Throughout my childhood, I had severe social anxiety. The kind of social anxiety where if another student looked at me, my face would flush. I was so self-conscious that I couldn’t even raise my hand in class to ask to go to the bathroom. I had no idea how to overcome shyness.
By the time I got to high school, I discovered liquid courage—alcohol—and things got a bit better, if a lot hazier mentally. But booze and barbiturates were not the solution.
Over time, I became better at managing my shyness, but it was always there in the background and would come out whenever I was in a social situation. If I think about it now, I can feel my chest constrict and my throat tighten.
But I got over that social anxiety, and I learned how to overcome shyness!
And if a girl who peed her pants in class in Grade 7 can do it—you can do it.
To overcome shyness and social anxiety, shy people must realize, accept and embrace the positives that have come from living a life of social solitude.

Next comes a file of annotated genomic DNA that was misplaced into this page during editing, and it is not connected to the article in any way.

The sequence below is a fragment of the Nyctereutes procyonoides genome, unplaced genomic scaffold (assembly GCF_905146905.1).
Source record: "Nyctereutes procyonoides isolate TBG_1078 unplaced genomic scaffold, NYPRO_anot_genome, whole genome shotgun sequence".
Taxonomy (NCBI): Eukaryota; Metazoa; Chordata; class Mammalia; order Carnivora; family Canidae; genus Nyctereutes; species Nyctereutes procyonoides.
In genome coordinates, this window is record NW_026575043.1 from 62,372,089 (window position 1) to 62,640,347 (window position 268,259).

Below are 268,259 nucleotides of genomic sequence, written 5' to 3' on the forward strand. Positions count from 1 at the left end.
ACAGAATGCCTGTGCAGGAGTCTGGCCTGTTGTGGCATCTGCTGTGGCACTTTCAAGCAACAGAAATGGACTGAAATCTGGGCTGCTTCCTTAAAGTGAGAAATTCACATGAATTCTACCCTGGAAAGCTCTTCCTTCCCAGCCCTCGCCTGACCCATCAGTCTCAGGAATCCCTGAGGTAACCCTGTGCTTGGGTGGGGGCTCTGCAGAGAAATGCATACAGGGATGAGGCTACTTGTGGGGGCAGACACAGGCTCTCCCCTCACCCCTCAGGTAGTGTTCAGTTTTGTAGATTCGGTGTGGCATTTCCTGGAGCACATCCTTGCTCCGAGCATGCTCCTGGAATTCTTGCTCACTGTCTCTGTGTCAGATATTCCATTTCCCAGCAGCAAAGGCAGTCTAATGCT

The fact is—shyness ain’t all bad!
Mastering shyness has benefits, like heightened sensitivity to others’ feelings or acutely developed intuition. The point is that the shyness that’s driven you to social anxiety isn’t all bad.
Nonetheless, extreme shyness can create the kind of social anxiety that is crippling and can send you home in tears some days, so it’s time to get a rein on it and take control of developing your social skills.
You got this!
I’m a girl who went from peeing her pants in class to applying to do a TED Talk.
If I can become a super confident social butterfly, so can you. I promise.
Bonus Super Hero Steps (How I Did It)
Nothing changes if you don’t.
Vancouver Matchmaker and Dating, Love and Relationship Expert